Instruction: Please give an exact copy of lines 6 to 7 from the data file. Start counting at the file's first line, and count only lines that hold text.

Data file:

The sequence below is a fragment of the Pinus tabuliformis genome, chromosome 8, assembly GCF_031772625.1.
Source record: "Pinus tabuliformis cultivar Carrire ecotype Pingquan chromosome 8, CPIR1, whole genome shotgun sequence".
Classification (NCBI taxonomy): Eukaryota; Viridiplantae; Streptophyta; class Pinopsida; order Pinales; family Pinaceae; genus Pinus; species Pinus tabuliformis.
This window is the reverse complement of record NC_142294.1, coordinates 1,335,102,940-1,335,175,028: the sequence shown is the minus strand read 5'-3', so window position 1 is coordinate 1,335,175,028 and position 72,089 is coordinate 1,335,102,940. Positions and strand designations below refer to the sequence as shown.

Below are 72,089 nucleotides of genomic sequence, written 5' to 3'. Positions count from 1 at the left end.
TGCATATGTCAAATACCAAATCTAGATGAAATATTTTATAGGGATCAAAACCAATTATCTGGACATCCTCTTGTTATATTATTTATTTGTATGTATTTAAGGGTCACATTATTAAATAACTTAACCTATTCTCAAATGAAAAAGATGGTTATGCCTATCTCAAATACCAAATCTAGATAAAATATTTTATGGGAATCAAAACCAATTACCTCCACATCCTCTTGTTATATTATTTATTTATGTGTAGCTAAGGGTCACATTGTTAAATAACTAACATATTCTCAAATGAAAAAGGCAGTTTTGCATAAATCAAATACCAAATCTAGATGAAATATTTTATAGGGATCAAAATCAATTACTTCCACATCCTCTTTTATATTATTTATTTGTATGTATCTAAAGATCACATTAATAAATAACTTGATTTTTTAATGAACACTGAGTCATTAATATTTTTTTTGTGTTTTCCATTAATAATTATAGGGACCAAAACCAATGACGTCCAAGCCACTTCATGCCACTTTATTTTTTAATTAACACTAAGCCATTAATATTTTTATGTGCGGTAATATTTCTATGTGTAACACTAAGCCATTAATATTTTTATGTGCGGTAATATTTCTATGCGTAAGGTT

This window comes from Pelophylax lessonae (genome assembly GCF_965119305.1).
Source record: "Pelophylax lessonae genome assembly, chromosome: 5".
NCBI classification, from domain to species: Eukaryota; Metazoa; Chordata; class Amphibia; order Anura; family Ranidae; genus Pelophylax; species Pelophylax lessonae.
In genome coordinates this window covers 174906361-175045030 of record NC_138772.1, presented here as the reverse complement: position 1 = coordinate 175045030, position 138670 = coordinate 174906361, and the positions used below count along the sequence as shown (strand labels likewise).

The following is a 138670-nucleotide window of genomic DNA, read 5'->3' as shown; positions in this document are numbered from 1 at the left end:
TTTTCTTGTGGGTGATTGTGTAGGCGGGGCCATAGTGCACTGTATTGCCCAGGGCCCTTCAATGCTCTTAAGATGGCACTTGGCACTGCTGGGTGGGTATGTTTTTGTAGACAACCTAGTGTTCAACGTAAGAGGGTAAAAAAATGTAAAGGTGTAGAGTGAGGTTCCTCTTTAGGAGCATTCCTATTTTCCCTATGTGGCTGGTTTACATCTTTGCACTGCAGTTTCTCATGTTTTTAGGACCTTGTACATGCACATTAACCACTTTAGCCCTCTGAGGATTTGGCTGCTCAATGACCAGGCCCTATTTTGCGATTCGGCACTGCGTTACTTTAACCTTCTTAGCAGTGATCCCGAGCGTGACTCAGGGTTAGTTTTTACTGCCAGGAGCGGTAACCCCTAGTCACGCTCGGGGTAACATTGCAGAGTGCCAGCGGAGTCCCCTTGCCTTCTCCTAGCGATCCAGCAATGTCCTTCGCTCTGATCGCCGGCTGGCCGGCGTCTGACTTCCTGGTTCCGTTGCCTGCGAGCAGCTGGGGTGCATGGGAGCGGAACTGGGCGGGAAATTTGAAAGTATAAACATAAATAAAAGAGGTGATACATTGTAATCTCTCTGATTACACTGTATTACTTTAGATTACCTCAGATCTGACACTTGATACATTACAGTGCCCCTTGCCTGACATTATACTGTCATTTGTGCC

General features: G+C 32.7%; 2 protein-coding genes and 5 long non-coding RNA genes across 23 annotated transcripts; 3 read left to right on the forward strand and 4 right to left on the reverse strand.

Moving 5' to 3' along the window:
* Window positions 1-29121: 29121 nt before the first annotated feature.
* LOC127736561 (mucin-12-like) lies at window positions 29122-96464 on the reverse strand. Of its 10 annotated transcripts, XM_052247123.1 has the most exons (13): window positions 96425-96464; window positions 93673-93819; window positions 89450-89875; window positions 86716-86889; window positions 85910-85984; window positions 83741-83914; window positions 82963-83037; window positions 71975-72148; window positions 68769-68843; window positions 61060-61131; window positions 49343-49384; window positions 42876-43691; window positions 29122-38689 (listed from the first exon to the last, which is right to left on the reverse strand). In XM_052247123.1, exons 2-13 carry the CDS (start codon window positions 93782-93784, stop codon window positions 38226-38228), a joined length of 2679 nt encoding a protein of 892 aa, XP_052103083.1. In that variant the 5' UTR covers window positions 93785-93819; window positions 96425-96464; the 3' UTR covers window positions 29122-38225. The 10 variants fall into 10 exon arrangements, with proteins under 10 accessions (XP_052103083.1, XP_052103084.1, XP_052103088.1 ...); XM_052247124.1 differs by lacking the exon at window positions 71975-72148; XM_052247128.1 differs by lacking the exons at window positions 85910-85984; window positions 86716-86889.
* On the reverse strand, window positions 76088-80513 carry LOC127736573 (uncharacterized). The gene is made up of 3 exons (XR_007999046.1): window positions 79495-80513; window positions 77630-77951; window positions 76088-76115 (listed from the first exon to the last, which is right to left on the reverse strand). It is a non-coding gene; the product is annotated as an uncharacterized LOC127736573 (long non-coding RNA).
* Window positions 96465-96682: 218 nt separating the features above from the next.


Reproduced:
TGCATATGTCAAATACCAAATCTAGATGAAATATTTTATAGGGATCAAAACCAATTATCTGGACATCCTCTTGTTATATTATTTATTTGTATGTATTTAAGGGTCACATTATTAAATAACTTAACCTATTCTCAAATGAAAAAGATGGTTATGCCTATCTCAAATACCAAATCTAGATAAAATATTTTATGGGAATCAAAACCAATTACCTCCACATCCTCTTGTTATATTATTTATTTATGTGTAGCTAAGGGTCACATTGTTAAATAACTAACATATTCTCAAATGAAAAAGGCAGTTTTGCATAAATCAAATACCAAATCTAGATGAAATATTTTATAGGGATCAAAATCAATTACTTCCACATCCTCTTTTATATTATTTATTTGTATGTATCTAAAGATCACATTAATAAATAACTTGATTTTTTAATGAACACTGAGTCATTAATATTTTTTTTGTGTTTTCCATTAATAATTATAGGGACCAAAACCAATGACGTCCAAGCCACTTCATGCCACTTTATTTTTTAATTAACACTAAGCCATTAATATTTTTATGTGCGGTAATATTTCTATGTGTAACACTAAGCCATTAATATTTTTATGTGCGGTAATATTTCTATGCGTAAGGTT

This window comes from Pelophylax lessonae (genome assembly GCF_965119305.1).